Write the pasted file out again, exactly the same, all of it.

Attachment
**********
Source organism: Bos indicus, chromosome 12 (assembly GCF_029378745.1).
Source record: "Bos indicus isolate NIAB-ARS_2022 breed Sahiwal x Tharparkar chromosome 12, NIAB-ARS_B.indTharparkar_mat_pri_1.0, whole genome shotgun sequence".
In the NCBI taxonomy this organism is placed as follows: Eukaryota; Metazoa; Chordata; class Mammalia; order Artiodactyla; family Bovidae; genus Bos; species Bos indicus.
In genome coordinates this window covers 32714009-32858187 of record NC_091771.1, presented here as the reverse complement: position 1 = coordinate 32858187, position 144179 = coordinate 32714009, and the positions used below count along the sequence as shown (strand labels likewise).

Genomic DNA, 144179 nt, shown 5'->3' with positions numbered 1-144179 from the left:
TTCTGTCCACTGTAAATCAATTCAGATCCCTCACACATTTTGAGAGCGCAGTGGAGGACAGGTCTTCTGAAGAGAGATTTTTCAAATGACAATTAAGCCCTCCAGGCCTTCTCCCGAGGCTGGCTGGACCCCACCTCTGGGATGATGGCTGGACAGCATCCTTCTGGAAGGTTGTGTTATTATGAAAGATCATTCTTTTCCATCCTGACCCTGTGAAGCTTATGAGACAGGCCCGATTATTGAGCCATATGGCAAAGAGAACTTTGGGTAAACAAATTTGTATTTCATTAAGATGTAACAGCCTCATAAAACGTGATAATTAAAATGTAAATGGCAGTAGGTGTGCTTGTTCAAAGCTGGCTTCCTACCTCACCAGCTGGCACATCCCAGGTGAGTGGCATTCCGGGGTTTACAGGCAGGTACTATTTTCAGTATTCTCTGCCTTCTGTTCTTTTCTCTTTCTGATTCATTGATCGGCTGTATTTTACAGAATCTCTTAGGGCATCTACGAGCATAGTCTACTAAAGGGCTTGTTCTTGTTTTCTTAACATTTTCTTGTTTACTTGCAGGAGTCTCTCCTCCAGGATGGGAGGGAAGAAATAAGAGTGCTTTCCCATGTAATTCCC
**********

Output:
Source organism: Bos indicus, chromosome 12 (assembly GCF_029378745.1).
Source record: "Bos indicus isolate NIAB-ARS_2022 breed Sahiwal x Tharparkar chromosome 12, NIAB-ARS_B.indTharparkar_mat_pri_1.0, whole genome shotgun sequence".
In the NCBI taxonomy this organism is placed as follows: Eukaryota; Metazoa; Chordata; class Mammalia; order Artiodactyla; family Bovidae; genus Bos; species Bos indicus.
In genome coordinates this window covers 32714009-32858187 of record NC_091771.1, presented here as the reverse complement: position 1 = coordinate 32858187, position 144179 = coordinate 32714009, and the positions used below count along the sequence as shown (strand labels likewise).

Genomic DNA, 144179 nt, shown 5'->3' with positions numbered 1-144179 from the left:
TTCTGTCCACTGTAAATCAATTCAGATCCCTCACACATTTTGAGAGCGCAGTGGAGGACAGGTCTTCTGAAGAGAGATTTTTCAAATGACAATTAAGCCCTCCAGGCCTTCTCCCGAGGCTGGCTGGACCCCACCTCTGGGATGATGGCTGGACAGCATCCTTCTGGAAGGTTGTGTTATTATGAAAGATCATTCTTTTCCATCCTGACCCTGTGAAGCTTATGAGACAGGCCCGATTATTGAGCCATATGGCAAAGAGAACTTTGGGTAAACAAATTTGTATTTCATTAAGATGTAACAGCCTCATAAAACGTGATAATTAAAATGTAAATGGCAGTAGGTGTGCTTGTTCAAAGCTGGCTTCCTACCTCACCAGCTGGCACATCCCAGGTGAGTGGCATTCCGGGGTTTACAGGCAGGTACTATTTTCAGTATTCTCTGCCTTCTGTTCTTTTCTCTTTCTGATTCATTGATCGGCTGTATTTTACAGAATCTCTTAGGGCATCTACGAGCATAGTCTACTAAAGGGCTTGTTCTTGTTTTCTTAACATTTTCTTGTTTACTTGCAGGAGTCTCTCCTCCAGGATGGGAGGGAAGAAATAAGAGTGCTTTCCCATGTAATTCCC